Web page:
Philip Lamey 'unwise' to let trainee dentist do biopsy
A dentist accused of widespread malpractice was "unwise" to let a trainee dentist do a biopsy on a suspected tumour patient, a misconduct panel has heard.
Professor Philip Lamey is accused by the General Dental Council (GDC) of 46 counts of malpractice against 33 different patients.
Prof Lamey worked at Belfast's Royal Victoria Hospital at the time.
He could be struck off if the claims are proven.
Proceedings have now been adjourned until October.
Prof Lamey is alleged to have failed to carry out biopsies that resulted in 15 patients being diagnosed late with cancer, four of whom died.
On Friday, expert witness Stephen Layton, for the GDC, stood by his earlier criticism of Prof Lamey's decision to let a trainee dentist, a senior house officer, carry out a biopsy on a patient suspected of having a tumour.
He was asked by panel member Kathryn Marshall why he had criticised letting a senior house officer carry out a biopsy on patient four, but not on another person dubbed patient 14.
Mr Layton, a maxillofacial surgeon, explained that it was the "default setting" to let competent senior house officers carry out most biopsies - but not those where the underlying problem could be more serious.
He added: "The suspicion, I felt, should have been present from the outset that this was not a straightforward case.
"Therefore allocating the excision of something that could be a tumour to a junior member of staff was, in my view, unwise.
"There should be a suspicion that this was a tumour. If it was going to be excised it should have been done by someone senior with more experience."
Mr Layton also claimed Prof Lamey's examination notes for some patients were "unhelpful".
He made the claim when asked by David Bradly, for the GDC about patient seven, for whom Prof Lamey is accused of "failing to maintain adequate clinical records".
Mr Bradly said: "There is a reference to lip lesion, then query 'traumatic'. Certainly what was put is that it was a tiny lesion.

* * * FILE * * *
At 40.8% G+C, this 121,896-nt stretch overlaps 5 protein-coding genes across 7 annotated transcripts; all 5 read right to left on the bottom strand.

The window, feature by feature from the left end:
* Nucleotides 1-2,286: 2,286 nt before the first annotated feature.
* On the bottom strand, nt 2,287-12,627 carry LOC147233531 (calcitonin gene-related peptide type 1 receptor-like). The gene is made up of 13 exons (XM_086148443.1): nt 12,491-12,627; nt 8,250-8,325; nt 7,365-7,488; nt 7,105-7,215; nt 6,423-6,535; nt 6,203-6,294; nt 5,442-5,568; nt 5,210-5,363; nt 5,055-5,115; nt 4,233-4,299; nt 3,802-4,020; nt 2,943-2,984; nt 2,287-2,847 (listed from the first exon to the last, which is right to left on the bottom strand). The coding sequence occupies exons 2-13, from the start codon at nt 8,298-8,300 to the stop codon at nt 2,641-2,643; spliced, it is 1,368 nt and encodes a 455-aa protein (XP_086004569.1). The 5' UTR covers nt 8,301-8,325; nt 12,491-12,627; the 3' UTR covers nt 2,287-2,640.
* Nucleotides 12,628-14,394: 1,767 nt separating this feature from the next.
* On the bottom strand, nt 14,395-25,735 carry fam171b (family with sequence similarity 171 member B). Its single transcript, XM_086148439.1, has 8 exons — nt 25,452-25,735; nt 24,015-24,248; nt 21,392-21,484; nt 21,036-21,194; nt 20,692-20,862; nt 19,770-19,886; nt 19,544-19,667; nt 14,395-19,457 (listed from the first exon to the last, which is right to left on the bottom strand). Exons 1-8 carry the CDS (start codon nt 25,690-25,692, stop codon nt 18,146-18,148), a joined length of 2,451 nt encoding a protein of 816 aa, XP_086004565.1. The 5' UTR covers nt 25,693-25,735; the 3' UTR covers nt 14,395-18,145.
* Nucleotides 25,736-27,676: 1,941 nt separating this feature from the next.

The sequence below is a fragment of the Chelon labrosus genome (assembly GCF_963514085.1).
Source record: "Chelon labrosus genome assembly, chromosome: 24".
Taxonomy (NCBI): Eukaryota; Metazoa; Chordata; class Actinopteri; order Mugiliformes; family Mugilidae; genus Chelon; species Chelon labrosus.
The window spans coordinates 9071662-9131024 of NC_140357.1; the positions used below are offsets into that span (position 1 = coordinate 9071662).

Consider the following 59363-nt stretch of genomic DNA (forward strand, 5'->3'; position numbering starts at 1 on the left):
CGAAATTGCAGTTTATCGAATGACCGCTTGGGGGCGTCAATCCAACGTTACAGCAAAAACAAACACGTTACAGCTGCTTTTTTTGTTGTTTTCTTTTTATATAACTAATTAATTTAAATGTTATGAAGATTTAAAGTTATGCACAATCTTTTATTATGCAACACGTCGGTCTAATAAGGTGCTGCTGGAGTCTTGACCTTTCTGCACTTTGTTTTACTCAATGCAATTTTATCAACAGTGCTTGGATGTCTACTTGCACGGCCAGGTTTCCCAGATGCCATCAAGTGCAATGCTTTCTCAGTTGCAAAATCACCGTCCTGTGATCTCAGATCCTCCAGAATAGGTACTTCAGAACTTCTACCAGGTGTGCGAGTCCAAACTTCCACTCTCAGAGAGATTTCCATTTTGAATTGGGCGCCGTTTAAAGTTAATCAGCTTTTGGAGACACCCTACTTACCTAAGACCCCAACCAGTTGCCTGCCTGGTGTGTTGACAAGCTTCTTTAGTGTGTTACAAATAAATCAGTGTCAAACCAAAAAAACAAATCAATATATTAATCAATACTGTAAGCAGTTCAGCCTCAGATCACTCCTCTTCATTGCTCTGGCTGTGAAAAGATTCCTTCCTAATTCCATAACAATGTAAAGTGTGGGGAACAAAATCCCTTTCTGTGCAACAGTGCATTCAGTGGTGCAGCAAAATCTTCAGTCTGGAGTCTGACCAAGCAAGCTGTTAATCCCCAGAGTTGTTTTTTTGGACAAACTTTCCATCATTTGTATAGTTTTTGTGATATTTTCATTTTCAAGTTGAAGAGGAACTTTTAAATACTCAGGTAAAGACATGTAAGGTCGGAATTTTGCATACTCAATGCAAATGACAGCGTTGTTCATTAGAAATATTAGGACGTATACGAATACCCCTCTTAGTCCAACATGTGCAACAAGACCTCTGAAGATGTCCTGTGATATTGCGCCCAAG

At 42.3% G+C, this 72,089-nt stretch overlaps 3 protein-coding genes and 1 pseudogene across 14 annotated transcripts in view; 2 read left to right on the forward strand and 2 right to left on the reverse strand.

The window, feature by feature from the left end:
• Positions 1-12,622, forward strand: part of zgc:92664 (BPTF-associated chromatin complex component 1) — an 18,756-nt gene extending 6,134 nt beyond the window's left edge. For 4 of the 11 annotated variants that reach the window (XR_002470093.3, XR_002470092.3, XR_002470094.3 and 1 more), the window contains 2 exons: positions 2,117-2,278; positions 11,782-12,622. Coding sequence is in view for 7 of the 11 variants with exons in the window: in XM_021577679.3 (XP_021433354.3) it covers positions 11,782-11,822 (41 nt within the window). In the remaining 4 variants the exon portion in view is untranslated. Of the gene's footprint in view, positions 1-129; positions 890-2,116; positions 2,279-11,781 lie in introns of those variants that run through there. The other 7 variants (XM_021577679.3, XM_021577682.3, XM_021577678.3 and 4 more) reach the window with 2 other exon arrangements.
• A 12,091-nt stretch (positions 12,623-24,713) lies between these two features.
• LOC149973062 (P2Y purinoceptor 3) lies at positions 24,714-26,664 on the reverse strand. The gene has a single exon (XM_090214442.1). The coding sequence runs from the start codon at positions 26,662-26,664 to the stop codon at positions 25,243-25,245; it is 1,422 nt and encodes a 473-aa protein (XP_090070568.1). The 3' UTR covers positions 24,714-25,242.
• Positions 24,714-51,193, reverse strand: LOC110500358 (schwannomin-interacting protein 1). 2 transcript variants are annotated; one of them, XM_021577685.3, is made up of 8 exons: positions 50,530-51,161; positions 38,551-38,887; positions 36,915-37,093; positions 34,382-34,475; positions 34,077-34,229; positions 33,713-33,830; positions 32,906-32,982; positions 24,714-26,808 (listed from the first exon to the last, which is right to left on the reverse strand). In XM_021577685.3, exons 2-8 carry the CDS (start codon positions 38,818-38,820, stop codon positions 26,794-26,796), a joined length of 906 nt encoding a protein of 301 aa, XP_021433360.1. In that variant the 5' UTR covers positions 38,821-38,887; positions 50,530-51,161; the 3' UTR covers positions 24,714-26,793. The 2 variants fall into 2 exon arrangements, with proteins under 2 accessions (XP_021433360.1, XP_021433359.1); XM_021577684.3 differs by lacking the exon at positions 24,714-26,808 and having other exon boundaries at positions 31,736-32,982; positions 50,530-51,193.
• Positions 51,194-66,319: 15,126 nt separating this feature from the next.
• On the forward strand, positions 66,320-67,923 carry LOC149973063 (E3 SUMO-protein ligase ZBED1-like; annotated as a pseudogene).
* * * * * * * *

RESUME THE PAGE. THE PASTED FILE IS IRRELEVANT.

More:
"That is in fact what Professor Lamey wrote for this appointment. Does this description 'trauma' help you with the appearance of the lesion?"
Mr Layton answered: "It is not very helpful because it is a cause rather than a diagnosis."
Mr Bradly also asked Mr Layton about patient five, who Prof Lamey is also accused of mistreating.
He referred to Prof Lamey's notes from January 2006 in which he referred to a "traumatic element, plus or minus, it appears to be".
Mr Layton said the note was "a matter of interpretation" but said "it would be difficult to know what Professor Lamey meant by traumatic element…it does not specifically refer to ulceration or atrophy, but it could".
He added that adding a plus or minus on the notes "throws some doubt" on Prof Lamey's diagnosis of a possible lichenoid reaction - which saw him advise that the patient's amalgam fillings be removed.
He said: "Certainly (it's) not a very definitive diagnosis… I suppose it is problematic if you have not reached a definitive diagnosis.
"I suppose it means there is something about the appearance that prevents you from being certain of any clinical assessment."
However, Mr Layton also retracted earlier criticism of notes made by Prof Lamey on another patient, having later discovered more detailed notes had been made.
Prof Lamey denies the case against him.
The professor is accused of 46 charges, relating to 33 patients, that could result in him being struck off.
Among the allegations are that he prescribed mouthwash, iron tablets or sugar-free chewing gum to cancer sufferers after failing to spot they had the disease.
All the charges relate to when he was working as the Royal Victoria Hospital in Belfast between 2006 and 2010.